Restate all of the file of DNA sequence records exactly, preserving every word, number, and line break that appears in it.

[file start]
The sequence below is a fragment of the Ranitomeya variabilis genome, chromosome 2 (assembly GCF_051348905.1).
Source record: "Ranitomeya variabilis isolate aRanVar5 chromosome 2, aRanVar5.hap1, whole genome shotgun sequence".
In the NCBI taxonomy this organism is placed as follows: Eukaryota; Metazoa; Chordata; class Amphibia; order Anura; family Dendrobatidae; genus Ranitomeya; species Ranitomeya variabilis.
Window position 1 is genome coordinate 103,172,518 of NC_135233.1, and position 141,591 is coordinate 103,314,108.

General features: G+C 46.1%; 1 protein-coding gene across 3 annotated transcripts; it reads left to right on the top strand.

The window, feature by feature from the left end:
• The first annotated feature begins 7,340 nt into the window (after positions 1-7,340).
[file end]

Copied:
The sequence below is a fragment of the Ranitomeya variabilis genome, chromosome 2 (assembly GCF_051348905.1).
Source record: "Ranitomeya variabilis isolate aRanVar5 chromosome 2, aRanVar5.hap1, whole genome shotgun sequence".
In the NCBI taxonomy this organism is placed as follows: Eukaryota; Metazoa; Chordata; class Amphibia; order Anura; family Dendrobatidae; genus Ranitomeya; species Ranitomeya variabilis.
Window position 1 is genome coordinate 103,172,518 of NC_135233.1, and position 141,591 is coordinate 103,314,108.

General features: G+C 46.1%; 1 protein-coding gene across 3 annotated transcripts; it reads left to right on the top strand.

The window, feature by feature from the left end:
• The first annotated feature begins 7,340 nt into the window (after positions 1-7,340).